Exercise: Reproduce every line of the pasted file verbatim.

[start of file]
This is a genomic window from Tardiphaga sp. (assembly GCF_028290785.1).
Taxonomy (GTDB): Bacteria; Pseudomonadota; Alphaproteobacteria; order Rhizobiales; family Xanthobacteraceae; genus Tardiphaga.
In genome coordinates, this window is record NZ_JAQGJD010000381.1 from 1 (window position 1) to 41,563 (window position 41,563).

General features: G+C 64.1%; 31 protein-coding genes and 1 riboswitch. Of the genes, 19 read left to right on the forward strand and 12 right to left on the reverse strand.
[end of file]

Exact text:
This is a genomic window from Tardiphaga sp. (assembly GCF_028290785.1).
Taxonomy (GTDB): Bacteria; Pseudomonadota; Alphaproteobacteria; order Rhizobiales; family Xanthobacteraceae; genus Tardiphaga.
In genome coordinates, this window is record NZ_JAQGJD010000381.1 from 1 (window position 1) to 41,563 (window position 41,563).

General features: G+C 64.1%; 31 protein-coding genes and 1 riboswitch. Of the genes, 19 read left to right on the forward strand and 12 right to left on the reverse strand.